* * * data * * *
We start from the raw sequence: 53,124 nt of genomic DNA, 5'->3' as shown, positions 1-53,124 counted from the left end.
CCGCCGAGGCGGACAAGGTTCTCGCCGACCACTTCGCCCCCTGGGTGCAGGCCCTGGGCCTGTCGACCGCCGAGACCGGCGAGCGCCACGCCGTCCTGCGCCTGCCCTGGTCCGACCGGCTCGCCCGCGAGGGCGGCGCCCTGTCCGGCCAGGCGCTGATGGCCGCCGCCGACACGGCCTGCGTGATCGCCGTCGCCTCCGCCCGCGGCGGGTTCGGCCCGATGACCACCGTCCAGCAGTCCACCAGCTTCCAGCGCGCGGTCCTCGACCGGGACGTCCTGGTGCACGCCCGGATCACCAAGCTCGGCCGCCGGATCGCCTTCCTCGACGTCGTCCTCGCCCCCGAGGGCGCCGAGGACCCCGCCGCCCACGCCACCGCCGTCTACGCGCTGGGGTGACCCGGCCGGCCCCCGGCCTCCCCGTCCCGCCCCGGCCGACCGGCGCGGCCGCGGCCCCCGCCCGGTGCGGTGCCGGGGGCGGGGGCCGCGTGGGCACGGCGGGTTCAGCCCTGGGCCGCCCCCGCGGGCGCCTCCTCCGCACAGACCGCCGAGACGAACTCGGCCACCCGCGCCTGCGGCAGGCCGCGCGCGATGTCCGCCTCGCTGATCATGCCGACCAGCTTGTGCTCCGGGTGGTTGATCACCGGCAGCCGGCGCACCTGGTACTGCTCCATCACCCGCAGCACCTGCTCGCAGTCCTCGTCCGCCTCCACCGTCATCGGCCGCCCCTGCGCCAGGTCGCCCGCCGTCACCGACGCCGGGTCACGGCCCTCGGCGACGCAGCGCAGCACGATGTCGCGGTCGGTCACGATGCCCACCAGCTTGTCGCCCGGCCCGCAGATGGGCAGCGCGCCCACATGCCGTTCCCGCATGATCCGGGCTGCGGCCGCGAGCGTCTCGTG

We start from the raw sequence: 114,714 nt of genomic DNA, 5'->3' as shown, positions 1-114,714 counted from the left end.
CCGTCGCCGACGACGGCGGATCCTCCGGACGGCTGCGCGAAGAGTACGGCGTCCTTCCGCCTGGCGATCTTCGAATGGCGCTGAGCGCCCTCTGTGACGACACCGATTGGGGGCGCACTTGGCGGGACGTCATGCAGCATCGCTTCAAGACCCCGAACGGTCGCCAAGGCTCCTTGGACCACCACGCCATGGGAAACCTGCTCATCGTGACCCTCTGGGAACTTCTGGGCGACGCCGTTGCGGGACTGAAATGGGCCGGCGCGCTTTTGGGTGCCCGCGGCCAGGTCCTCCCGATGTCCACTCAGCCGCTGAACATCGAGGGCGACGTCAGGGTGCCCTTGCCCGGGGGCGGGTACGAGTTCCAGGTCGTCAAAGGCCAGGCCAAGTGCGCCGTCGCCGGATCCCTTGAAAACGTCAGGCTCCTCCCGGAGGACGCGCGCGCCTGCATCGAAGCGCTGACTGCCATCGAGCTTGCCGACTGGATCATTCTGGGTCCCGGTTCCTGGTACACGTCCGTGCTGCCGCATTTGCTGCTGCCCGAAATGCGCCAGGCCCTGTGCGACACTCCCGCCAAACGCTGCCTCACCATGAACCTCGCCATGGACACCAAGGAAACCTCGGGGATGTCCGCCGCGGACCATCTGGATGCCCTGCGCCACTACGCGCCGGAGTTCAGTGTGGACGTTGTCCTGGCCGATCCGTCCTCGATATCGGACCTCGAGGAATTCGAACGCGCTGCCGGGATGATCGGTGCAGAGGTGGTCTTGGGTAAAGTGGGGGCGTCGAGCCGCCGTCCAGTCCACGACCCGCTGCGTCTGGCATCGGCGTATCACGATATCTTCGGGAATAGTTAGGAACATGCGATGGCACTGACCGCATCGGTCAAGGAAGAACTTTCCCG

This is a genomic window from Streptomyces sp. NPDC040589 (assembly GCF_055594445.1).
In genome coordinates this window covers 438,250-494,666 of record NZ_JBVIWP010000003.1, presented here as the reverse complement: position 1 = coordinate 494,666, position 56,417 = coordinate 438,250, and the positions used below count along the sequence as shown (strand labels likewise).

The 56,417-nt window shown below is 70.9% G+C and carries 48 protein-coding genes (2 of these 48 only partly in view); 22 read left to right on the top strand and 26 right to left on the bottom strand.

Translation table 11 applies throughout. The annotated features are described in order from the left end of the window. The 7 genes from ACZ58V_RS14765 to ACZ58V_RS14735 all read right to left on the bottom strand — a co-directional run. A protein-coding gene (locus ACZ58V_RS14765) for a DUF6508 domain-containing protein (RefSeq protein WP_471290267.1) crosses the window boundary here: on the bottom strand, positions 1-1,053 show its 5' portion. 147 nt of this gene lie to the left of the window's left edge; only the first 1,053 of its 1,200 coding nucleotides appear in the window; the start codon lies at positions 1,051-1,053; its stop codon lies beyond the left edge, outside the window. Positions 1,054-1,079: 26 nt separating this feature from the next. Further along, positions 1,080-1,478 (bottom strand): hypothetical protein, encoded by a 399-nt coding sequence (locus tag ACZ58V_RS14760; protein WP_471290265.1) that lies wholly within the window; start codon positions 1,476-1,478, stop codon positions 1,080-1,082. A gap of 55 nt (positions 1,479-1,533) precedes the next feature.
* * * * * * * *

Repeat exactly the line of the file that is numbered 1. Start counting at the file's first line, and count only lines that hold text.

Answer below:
We start from the raw sequence: 53,124 nt of genomic DNA, 5'->3' as shown, positions 1-53,124 counted from the left end.